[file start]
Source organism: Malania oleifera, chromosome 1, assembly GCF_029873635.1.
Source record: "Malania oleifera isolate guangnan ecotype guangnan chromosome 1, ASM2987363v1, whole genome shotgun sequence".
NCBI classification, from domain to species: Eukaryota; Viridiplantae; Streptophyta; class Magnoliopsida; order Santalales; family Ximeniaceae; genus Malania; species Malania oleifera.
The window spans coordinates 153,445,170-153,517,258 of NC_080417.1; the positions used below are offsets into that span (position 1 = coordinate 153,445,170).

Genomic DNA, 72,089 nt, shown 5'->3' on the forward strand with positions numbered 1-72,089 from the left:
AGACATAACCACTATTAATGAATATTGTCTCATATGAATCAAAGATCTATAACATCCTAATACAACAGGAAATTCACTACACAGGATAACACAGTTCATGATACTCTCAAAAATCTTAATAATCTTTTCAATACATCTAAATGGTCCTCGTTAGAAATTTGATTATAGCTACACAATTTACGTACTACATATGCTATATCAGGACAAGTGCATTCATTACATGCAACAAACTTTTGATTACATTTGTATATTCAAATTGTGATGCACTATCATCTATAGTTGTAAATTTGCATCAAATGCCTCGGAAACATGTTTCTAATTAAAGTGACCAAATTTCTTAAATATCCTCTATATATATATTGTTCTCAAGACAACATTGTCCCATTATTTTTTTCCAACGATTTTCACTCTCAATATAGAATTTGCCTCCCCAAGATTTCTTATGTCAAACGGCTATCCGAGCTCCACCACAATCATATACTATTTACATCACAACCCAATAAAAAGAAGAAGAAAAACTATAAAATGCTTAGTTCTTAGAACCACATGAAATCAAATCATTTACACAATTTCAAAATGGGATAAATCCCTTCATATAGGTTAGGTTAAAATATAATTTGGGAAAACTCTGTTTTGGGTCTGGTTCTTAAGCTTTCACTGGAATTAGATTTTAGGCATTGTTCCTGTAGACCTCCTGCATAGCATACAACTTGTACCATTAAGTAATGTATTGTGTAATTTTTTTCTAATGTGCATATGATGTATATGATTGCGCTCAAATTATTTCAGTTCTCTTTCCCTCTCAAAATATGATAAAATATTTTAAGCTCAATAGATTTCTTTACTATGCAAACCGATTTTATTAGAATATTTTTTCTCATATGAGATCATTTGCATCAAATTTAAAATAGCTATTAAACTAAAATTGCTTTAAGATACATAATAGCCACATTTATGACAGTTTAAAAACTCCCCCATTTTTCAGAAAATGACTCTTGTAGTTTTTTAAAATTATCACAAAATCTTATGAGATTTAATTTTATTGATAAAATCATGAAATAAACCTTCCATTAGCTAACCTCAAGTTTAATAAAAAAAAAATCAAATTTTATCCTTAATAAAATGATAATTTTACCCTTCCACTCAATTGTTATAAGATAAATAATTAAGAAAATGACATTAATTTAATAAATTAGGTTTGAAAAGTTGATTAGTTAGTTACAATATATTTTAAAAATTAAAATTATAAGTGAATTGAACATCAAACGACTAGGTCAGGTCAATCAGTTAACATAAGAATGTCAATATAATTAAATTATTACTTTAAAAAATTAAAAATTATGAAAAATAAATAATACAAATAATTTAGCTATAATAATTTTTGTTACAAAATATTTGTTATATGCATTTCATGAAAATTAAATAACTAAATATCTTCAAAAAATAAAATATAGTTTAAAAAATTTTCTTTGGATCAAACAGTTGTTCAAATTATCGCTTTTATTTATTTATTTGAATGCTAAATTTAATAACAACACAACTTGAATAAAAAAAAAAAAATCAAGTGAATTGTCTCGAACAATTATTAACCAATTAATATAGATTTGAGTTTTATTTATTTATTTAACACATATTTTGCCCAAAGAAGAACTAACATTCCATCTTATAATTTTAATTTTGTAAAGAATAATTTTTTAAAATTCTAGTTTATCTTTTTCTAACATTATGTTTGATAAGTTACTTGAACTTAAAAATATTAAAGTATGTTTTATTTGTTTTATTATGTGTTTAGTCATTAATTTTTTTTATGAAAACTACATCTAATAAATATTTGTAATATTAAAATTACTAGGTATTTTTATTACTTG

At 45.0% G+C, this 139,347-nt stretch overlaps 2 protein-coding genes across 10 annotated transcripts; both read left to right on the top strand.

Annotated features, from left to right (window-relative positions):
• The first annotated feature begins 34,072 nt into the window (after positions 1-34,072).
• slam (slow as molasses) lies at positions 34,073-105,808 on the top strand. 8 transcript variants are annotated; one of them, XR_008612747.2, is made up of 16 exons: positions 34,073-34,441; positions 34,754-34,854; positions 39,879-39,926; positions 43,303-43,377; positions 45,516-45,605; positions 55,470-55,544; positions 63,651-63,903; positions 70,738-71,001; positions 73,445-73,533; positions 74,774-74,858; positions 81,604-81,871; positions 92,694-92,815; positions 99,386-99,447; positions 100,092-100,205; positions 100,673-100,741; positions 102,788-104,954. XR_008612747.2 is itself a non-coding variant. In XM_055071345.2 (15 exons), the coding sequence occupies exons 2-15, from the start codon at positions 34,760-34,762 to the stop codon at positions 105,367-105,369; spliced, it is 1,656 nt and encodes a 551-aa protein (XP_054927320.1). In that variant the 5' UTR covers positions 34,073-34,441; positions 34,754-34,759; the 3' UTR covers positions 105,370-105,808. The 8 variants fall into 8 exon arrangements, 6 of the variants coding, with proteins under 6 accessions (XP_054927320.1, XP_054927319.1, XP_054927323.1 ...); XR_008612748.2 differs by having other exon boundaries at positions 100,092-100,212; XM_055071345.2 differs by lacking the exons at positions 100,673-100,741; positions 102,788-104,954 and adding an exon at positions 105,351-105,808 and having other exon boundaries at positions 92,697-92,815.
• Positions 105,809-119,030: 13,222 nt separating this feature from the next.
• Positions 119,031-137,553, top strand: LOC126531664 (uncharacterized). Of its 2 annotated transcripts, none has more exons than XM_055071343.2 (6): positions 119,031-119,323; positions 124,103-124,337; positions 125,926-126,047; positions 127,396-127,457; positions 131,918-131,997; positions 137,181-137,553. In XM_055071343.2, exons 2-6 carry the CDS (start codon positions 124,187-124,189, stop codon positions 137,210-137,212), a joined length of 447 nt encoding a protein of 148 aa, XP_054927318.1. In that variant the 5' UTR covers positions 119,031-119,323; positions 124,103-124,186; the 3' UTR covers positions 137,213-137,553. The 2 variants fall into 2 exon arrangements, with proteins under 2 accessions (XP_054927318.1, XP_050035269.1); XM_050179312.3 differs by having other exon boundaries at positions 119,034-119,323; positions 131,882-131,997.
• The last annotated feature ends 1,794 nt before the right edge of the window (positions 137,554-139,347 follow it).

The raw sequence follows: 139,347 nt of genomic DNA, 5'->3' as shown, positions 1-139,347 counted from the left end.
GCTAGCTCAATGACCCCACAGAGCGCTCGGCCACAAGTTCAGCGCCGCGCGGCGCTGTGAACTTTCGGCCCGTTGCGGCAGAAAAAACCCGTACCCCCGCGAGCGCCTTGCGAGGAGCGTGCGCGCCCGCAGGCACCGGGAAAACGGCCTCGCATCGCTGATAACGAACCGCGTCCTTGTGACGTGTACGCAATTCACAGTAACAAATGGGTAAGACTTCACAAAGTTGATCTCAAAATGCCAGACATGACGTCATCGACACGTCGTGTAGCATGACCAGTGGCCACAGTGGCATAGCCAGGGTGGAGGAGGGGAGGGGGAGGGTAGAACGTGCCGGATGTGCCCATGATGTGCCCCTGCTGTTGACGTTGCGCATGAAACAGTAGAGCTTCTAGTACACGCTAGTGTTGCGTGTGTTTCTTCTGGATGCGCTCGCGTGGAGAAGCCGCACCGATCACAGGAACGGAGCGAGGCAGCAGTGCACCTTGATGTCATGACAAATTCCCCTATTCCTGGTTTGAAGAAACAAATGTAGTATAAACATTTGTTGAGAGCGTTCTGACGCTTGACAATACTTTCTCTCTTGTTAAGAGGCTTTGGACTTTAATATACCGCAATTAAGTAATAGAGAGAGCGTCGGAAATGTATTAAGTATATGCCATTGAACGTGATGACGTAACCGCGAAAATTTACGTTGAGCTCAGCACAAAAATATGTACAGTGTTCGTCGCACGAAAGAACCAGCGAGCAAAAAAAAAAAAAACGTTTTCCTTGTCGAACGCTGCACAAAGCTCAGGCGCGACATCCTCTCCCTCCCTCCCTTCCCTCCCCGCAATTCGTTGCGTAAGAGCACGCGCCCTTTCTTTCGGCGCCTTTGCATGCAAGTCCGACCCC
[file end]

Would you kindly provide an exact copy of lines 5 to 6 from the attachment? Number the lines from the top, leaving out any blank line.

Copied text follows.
Genomic DNA, 72,089 nt, shown 5'->3' on the forward strand with positions numbered 1-72,089 from the left:
AGACATAACCACTATTAATGAATATTGTCTCATATGAATCAAAGATCTATAACATCCTAATACAACAGGAAATTCACTACACAGGATAACACAGTTCATGATACTCTCAAAAATCTTAATAATCTTTTCAATACATCTAAATGGTCCTCGTTAGAAATTTGATTATAGCTACACAATTTACGTACTACATATGCTATATCAGGACAAGTGCATTCATTACATGCAACAAACTTTTGATTACATTTGTATATTCAAATTGTGATGCACTATCATCTATAGTTGTAAATTTGCATCAAATGCCTCGGAAACATGTTTCTAATTAAAGTGACCAAATTTCTTAAATATCCTCTATATATATATTGTTCTCAAGACAACATTGTCCCATTATTTTTTTCCAACGATTTTCACTCTCAATATAGAATTTGCCTCCCCAAGATTTCTTATGTCAAACGGCTATCCGAGCTCCACCACAATCATATACTATTTACATCACAACCCAATAAAAAGAAGAAGAAAAACTATAAAATGCTTAGTTCTTAGAACCACATGAAATCAAATCATTTACACAATTTCAAAATGGGATAAATCCCTTCATATAGGTTAGGTTAAAATATAATTTGGGAAAACTCTGTTTTGGGTCTGGTTCTTAAGCTTTCACTGGAATTAGATTTTAGGCATTGTTCCTGTAGACCTCCTGCATAGCATACAACTTGTACCATTAAGTAATGTATTGTGTAATTTTTTTCTAATGTGCATATGATGTATATGATTGCGCTCAAATTATTTCAGTTCTCTTTCCCTCTCAAAATATGATAAAATATTTTAAGCTCAATAGATTTCTTTACTATGCAAACCGATTTTATTAGAATATTTTTTCTCATATGAGATCATTTGCATCAAATTTAAAATAGCTATTAAACTAAAATTGCTTTAAGATACATAATAGCCACATTTATGACAGTTTAAAAACTCCCCCATTTTTCAGAAAATGACTCTTGTAGTTTTTTAAAATTATCACAAAATCTTATGAGATTTAATTTTATTGATAAAATCATGAAATAAACCTTCCATTAGCTAACCTCAAGTTTAATAAAAAAAAAATCAAATTTTATCCTTAATAAAATGATAATTTTACCCTTCCACTCAATTGTTATAAGATAAATAATTAAGAAAATGACATTAATTTAATAAATTAGGTTTGAAAAGTTGATTAGTTAGTTACAATATATTTTAAAAATTAAAATTATAAGTGAATTGAACATCAAACGACTAGGTCAGGTCAATCAGTTAACATAAGAATGTCAATATAATTAAATTATTACTTTAAAAAATTAAAAATTATGAAAAATAAATAATACAAATAATTTAGCTATAATAATTTTTGTTACAAAATATTTGTTATATGCATTTCATGAAAATTAAATAACTAAATATCTTCAAAAAATAAAATATAGTTTAAAAAATTTTCTTTGGATCAAACAGTTGTTCAAATTATCGCTTTTATTTATTTATTTGAATGCTAAATTTAATAACAACACAACTTGAATAAAAAAAAAAAAATCAAGTGAATTGTCTCGAACAATTATTAACCAATTAATATAGATTTGAGTTTTATTTATTTATTTAACACATATTTTGCCCAAAGAAGAACTAACATTCCATCTTATAATTTTAATTTTGTAAAGAATAATTTTTTAAAATTCTAGTTTATCTTTTTCTAACATTATGTTTGATAAGTTACTTGAACTTAAAAATATTAAAGTATGTTTTATTTGTTTTATTATGTGTTTAGTCATTAATTTTTTTTATGAAAACTACATCTAATAAATATTTGTAATATTAAAATTACTAGGTATTTTTATTACTTG